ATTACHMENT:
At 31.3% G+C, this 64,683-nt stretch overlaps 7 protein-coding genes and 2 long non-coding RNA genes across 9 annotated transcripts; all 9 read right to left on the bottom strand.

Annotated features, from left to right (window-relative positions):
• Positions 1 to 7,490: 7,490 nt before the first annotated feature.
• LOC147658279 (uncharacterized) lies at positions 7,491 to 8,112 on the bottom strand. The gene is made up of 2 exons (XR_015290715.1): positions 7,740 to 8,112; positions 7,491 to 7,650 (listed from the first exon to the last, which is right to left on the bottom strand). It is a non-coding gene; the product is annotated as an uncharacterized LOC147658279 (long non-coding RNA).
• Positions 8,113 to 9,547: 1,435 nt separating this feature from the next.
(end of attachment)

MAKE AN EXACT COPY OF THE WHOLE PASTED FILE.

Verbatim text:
At 31.3% G+C, this 64,683-nt stretch overlaps 7 protein-coding genes and 2 long non-coding RNA genes across 9 annotated transcripts; all 9 read right to left on the bottom strand.

Annotated features, from left to right (window-relative positions):
• Positions 1 to 7,490: 7,490 nt before the first annotated feature.
• LOC147658279 (uncharacterized) lies at positions 7,491 to 8,112 on the bottom strand. The gene is made up of 2 exons (XR_015290715.1): positions 7,740 to 8,112; positions 7,491 to 7,650 (listed from the first exon to the last, which is right to left on the bottom strand). It is a non-coding gene; the product is annotated as an uncharacterized LOC147658279 (long non-coding RNA).
• Positions 8,113 to 9,547: 1,435 nt separating this feature from the next.